“If there has ever been a possibility to turn back time, this would be a suited moment to do so. However much things would probably turnout to be the same, I would have known things in advance, provided in turning back time, I could remember the future. That’s how I look at it now, I mean, from where I can see things at this point, today. Then, mid-day early July 2006, I found myself surrounded by as much endless future as overwhelming depths of the past. We, Helmut and I, were on our way to one of Peru’s highest mountain peeks of the Andes. Driving our ragged rented car with caution over an endlessly winding and unpaved mountain trail we arrived at a valley so vast and boundless, that my first thought was how we had crossed the ages to enter a pre-historic landscape. And then and there, as I envisioned myself having traveled back trough a loophole in time, soon to be surrounded by long lost wildlife and luscious vegetation, both my past and future flashed by. At the time a substantial part of my fortunate and solid world had started to show cracks and crumbles. In April I had moved back from New York to support my mother in her life’s struggle against lung cancer, only to join Helmut on his journey trough Peru in June and July. It had been my mother’s whish and joy for me to continue my adventures life as much as possible. And at every village or city on the course of our voyage, I rushed into an internet café and wrote home an exhilarated travelers report. It was as if I could share my journey to one of the highest peeks of the world; as if I could bring my mother to where time had stood still and where the air was so pure that it could cleanse all disease. And trough the contact we kept during my travels, it became clear that my latest expedition had in a way become as thrilling to her as it was to me.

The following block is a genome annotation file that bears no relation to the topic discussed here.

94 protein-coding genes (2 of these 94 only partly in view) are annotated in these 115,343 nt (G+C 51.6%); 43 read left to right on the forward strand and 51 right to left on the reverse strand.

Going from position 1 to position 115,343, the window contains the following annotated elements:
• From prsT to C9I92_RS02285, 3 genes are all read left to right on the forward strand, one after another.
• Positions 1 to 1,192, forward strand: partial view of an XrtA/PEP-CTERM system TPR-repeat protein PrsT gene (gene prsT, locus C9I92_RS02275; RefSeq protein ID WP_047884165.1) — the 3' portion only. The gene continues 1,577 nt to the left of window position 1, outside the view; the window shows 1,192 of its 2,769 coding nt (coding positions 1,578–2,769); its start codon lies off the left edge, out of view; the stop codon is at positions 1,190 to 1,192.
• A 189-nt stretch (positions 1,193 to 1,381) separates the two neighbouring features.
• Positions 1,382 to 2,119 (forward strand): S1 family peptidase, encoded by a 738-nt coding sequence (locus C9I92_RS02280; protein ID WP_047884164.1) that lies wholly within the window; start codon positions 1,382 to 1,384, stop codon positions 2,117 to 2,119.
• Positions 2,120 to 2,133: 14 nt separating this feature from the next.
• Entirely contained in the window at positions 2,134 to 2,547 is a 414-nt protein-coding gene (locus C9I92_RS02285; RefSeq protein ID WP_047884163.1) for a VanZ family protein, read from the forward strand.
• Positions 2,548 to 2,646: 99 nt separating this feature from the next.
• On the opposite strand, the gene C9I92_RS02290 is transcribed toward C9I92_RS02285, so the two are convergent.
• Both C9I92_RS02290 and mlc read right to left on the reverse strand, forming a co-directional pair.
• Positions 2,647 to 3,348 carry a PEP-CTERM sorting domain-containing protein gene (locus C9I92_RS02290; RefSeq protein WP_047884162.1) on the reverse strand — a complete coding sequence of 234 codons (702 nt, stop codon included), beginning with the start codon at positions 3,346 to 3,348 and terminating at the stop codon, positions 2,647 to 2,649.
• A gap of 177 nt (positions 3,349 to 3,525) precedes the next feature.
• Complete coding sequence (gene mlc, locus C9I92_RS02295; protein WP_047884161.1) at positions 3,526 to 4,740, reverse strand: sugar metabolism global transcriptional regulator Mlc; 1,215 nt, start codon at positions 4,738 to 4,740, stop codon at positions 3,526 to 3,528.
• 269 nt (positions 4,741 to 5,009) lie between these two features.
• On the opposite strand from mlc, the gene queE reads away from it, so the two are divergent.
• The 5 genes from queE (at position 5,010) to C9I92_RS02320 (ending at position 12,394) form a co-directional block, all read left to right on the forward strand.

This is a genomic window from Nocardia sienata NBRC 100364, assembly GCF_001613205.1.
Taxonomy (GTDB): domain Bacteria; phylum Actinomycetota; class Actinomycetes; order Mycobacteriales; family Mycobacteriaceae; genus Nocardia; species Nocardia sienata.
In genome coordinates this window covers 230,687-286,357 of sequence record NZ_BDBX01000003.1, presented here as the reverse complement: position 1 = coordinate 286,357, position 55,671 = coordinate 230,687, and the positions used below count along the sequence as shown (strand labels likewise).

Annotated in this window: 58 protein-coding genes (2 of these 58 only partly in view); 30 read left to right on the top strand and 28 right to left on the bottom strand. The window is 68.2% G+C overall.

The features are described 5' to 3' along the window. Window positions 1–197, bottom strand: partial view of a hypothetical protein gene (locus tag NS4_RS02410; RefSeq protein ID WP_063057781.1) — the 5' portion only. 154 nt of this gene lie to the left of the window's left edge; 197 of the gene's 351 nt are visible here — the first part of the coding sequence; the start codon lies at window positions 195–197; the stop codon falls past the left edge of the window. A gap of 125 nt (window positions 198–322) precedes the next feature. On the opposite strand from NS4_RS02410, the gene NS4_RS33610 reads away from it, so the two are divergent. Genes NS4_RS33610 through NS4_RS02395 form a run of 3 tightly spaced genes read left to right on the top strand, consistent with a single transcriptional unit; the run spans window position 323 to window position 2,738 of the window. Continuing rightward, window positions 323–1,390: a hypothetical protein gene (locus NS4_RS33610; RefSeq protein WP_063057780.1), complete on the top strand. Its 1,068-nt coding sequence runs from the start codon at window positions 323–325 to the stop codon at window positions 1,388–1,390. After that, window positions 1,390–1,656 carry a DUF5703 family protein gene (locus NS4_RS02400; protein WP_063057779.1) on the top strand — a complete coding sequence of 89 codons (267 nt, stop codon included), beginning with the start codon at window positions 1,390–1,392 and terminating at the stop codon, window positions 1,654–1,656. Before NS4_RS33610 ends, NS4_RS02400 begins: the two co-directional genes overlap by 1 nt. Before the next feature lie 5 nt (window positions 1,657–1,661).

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 Some month before my mothers left lung had been cut out and although this had been a severely traumatic experience, for the time being, she was freed from her illness and on the road to recovery. I was rather optimistic about her survival chances and imagined a future where my mother, her husband and I would travel together and savor such overwhelmingly beautiful nature as that valley surrounding me in Peru.